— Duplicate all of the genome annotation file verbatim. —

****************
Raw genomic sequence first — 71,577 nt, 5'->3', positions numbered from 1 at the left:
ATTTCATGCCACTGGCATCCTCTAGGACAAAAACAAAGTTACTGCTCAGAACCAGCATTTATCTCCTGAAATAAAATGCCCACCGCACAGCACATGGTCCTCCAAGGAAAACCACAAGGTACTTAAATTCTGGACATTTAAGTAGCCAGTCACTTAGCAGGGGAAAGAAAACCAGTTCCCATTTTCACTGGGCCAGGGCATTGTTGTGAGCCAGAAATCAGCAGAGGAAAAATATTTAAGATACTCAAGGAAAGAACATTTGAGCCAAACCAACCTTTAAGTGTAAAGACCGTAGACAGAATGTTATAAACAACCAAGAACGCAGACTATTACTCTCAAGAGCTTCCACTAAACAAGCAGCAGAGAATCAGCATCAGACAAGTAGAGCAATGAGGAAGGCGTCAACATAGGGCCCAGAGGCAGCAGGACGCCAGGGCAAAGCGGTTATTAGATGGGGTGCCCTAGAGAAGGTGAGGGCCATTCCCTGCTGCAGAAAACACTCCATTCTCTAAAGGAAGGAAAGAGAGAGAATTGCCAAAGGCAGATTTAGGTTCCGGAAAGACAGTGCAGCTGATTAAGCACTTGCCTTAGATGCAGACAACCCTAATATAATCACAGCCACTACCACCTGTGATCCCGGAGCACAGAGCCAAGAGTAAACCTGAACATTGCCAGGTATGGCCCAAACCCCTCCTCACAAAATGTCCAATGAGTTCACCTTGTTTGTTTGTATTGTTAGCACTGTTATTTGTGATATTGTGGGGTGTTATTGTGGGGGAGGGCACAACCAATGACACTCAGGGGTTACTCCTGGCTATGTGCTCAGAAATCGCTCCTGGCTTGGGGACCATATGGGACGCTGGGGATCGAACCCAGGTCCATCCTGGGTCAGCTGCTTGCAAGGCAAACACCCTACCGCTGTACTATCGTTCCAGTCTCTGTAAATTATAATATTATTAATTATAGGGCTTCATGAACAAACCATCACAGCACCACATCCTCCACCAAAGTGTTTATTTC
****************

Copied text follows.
Raw genomic sequence first — 71,577 nt, 5'->3', positions numbered from 1 at the left:
ATTTCATGCCACTGGCATCCTCTAGGACAAAAACAAAGTTACTGCTCAGAACCAGCATTTATCTCCTGAAATAAAATGCCCACCGCACAGCACATGGTCCTCCAAGGAAAACCACAAGGTACTTAAATTCTGGACATTTAAGTAGCCAGTCACTTAGCAGGGGAAAGAAAACCAGTTCCCATTTTCACTGGGCCAGGGCATTGTTGTGAGCCAGAAATCAGCAGAGGAAAAATATTTAAGATACTCAAGGAAAGAACATTTGAGCCAAACCAACCTTTAAGTGTAAAGACCGTAGACAGAATGTTATAAACAACCAAGAACGCAGACTATTACTCTCAAGAGCTTCCACTAAACAAGCAGCAGAGAATCAGCATCAGACAAGTAGAGCAATGAGGAAGGCGTCAACATAGGGCCCAGAGGCAGCAGGACGCCAGGGCAAAGCGGTTATTAGATGGGGTGCCCTAGAGAAGGTGAGGGCCATTCCCTGCTGCAGAAAACACTCCATTCTCTAAAGGAAGGAAAGAGAGAGAATTGCCAAAGGCAGATTTAGGTTCCGGAAAGACAGTGCAGCTGATTAAGCACTTGCCTTAGATGCAGACAACCCTAATATAATCACAGCCACTACCACCTGTGATCCCGGAGCACAGAGCCAAGAGTAAACCTGAACATTGCCAGGTATGGCCCAAACCCCTCCTCACAAAATGTCCAATGAGTTCACCTTGTTTGTTTGTATTGTTAGCACTGTTATTTGTGATATTGTGGGGTGTTATTGTGGGGGAGGGCACAACCAATGACACTCAGGGGTTACTCCTGGCTATGTGCTCAGAAATCGCTCCTGGCTTGGGGACCATATGGGACGCTGGGGATCGAACCCAGGTCCATCCTGGGTCAGCTGCTTGCAAGGCAAACACCCTACCGCTGTACTATCGTTCCAGTCTCTGTAAATTATAATATTATTAATTATAGGGCTTCATGAACAAACCATCACAGCACCACATCCTCCACCAAAGTGTTTATTTC